The Two Biggest Secrets To Making A MIDI Orchestra Sound Realistic

August 03, 2021


There's really two big secrets to making VST or MIDI strings sound realistic. 

First, you need libraries that are up to date and well sampled. There's a lot of them out there, but the two favorites here are by Spitfire and Project SAM. SAM has some orchestral libraries are available through Ableton for and not super expensive. 

Spitfire products definitely cost a bit more, but they're worth it. It's not really possible to polish something that sounds like crap to begin with, so it makes sense to just start with the best material you can get your hands on. 

Second, once you have some solid string libraries to worth with and some basic melodic or chordal content happening in the piano roll, you're going to need to automate a lot of parameters to mimic what happens in a real ensemble. 

Think about it. A violin player moves the bow back and fourth, which will never sound the same at the tip or at the frog of the bow.

(Yes, the 'handle' of the bow where it is held by the player is called the frog)

Except you have dozens of people all playing different instruments all on slightly different parts of the bow at all times. And each of those individual players is moving around as they play. 

It's a very complex system and even if you have the entire orchestra just play a middle C together, there's a lot of movement baked into the cake by default. 

So we need to replicate that as much as possible in the computer. Some of that human messiness is what makes things sound good and ultimately, realistic. 

Except computers need to be told *exactly* what to do and as producers we need to get creative with how we add motion and movement. For example, on synthesizers, we often use LFOs to modulate static waveforms or filters to get interesting motion to happen.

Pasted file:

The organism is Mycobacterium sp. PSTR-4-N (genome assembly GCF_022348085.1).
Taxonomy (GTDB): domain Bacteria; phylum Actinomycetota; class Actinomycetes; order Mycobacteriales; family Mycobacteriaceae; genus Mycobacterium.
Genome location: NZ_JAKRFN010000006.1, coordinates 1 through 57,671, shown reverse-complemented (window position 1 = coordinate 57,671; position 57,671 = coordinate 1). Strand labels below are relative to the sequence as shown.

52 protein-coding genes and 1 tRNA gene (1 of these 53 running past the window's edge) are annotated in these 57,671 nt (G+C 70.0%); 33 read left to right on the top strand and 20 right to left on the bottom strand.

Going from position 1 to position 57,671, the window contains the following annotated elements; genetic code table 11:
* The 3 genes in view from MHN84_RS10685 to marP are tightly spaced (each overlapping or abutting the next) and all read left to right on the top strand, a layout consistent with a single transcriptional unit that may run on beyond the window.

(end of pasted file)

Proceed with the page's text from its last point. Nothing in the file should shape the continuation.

Here are the parameters you should start with:

  1. In many orchestral VSTs, there are parameters to change out or modify the round robin sampling that happens under the hood. Usually these will map to the mod wheel of your MIDI controller, so people will often just ride the mod wheel as they play. 

  2. Vary the velocity of MIDI notes, especially with shorter articulations. usually within a range of 10 or 20 (out of 127) is convincing. 

  3. Automate in and out of reverb plugins to generate a feeling of space. If you want to make an instrument sound like its getting quieter and further away for example, automate a send to throw it into a reverb. 

  4. Vary the articulations within a passage. If you give a real string player a sheet of short notes to play, they're going to intuitively shape and phrase them. Some notes, especially accented ones, will be a little longer to give them weight. Orchestral players are taught to play like this. A computer doesn't do this without you telling it to. If you're writing a passage of short, staccato strings, either use keyswitching or setup another track with a slightly longer articulation. 

  5. Stack a few articulations on top of each other. This is where the computer can get away with things that aren't practical to do with a real ensemble.

One trick to darken and thicken strings is to duplicate your lower strings (like bass and cello, possibly viola) and make one track a normal patch and another on con sordino (muted). Or alternatively if you want to brighten up a section, make your duplicated track play ponticello (by the bridge).

In real life you have a fixed number of players and all you can do is divide them up in different ways. In the computer, if you want to copy and paste another 10 cello players into the 'group' you do that with a couple of clicks. 

There are other ways to go further beyond this, but usually only apply in specific situations, but these are the bread and butter techniques you can use all over the place. Even beyond orchestral VSTs. Looking for subtle ways to add motion to a synth patch or drum kit will add a sense of depth and 'organic-ness' to your sounds. 



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